Music can be okay but can fail you. Music's good for entertaining you 3-5 minutes at a time, but you can't be excited or thrilled for 10 hours. It's not like you're preparing for a spell in a doctor's waiting room. Join audible.com for a month and get the two free books. Pick something trashy you might not necessarily have read, like a Grisham novel or a mystery or something. Switch around what you listen to. For example decide that you're going to go without music until you reach town X. Sing along with stuff. Listen to albums all the way through without skipping -- I find this helps a lot, because a good album can carry your attention for a significant chunk of time.

Do not watch the clock or obsessively mark the miles. I used to cover up the clock in my car with a piece of paper when I'd do 12-13 hour drives. Make a conscious effort to avoid reading mileage (er, kilometrage) signs.

Stop as little as possible; it just prolongs the ordeal objectively and subjectively. But when you do stop, relax, stretch, decompress..

Daylight driving is easier because you have things to look at, and there's more of a feeling of freedom. Nighttime can be bad, and on winding and/or rainy roads the stress can wear you down.

A 10-hour drive is utterly doable without getting too tired. Good luck.
posted by fleacircus at 11:05 AM on June 29, 2005


Better living through chemistry: check out a little wonder-drug called Provigil. It's really something else. Salon story, WaPo story. The compound's name is modafinil, but it's marketed as Provigil and Alertec (the Canadian version). Alertec is far cheaper and it's chemically identical, so buy that instead. The prescription is easy to get, the FDA has approved its use for shift workers. Here's a thread where people talk about where to buy it cheapest, they mention an Indian kind that is also very cheap and made of the exact same compound.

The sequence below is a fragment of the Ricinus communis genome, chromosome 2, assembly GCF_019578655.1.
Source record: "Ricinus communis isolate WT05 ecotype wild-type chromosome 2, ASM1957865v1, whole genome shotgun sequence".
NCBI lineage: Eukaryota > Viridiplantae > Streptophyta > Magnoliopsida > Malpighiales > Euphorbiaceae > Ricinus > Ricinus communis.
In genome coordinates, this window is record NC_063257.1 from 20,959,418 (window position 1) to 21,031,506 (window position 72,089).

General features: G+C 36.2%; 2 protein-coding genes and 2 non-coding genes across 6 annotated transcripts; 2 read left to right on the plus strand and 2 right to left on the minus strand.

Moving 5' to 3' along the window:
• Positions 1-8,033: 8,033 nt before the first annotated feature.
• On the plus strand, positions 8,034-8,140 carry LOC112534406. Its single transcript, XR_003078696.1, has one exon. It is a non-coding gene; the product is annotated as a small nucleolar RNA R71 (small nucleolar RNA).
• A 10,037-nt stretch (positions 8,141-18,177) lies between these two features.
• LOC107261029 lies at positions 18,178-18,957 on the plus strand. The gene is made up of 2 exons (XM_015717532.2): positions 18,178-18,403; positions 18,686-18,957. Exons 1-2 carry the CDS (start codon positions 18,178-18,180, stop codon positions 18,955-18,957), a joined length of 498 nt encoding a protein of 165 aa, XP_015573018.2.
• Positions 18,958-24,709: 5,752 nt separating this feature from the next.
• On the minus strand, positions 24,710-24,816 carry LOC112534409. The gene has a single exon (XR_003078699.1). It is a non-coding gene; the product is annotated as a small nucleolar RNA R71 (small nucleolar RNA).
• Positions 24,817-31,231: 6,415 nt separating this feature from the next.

posted by evariste at 11:18 AM on June 29, 2005 [1 favorite]


Do not watch the clock or obsessively mark the miles. I used to cover up the clock in my car with a piece of paper when I'd do 12-13 hour drives. Make a conscious effort to avoid reading mileage (er, kilometrage) signs.

I do the exact opposite. I have a little GPS unit that I pre-load with cities that I'll be traveling through, and spend a lot of the drive watching the time and miles tick down. I like to know where I am, and it keeps me alert to what's going on, rather than just rolling along obliviously. I'm a statistics kind of person, though. I like to calculate my mileage and predict when I have to fuel up next, that kind of thing.

Additionally, I find night driving much, much better than daytime driving. There's far less traffic, I don't have to squint or wear sunglasses, and it's just generally calmer.

I do 10-12 hour continuous trips up and down the eastern U.S. coast regularly.
posted by odinsdream at 11:20 AM on June 29, 2005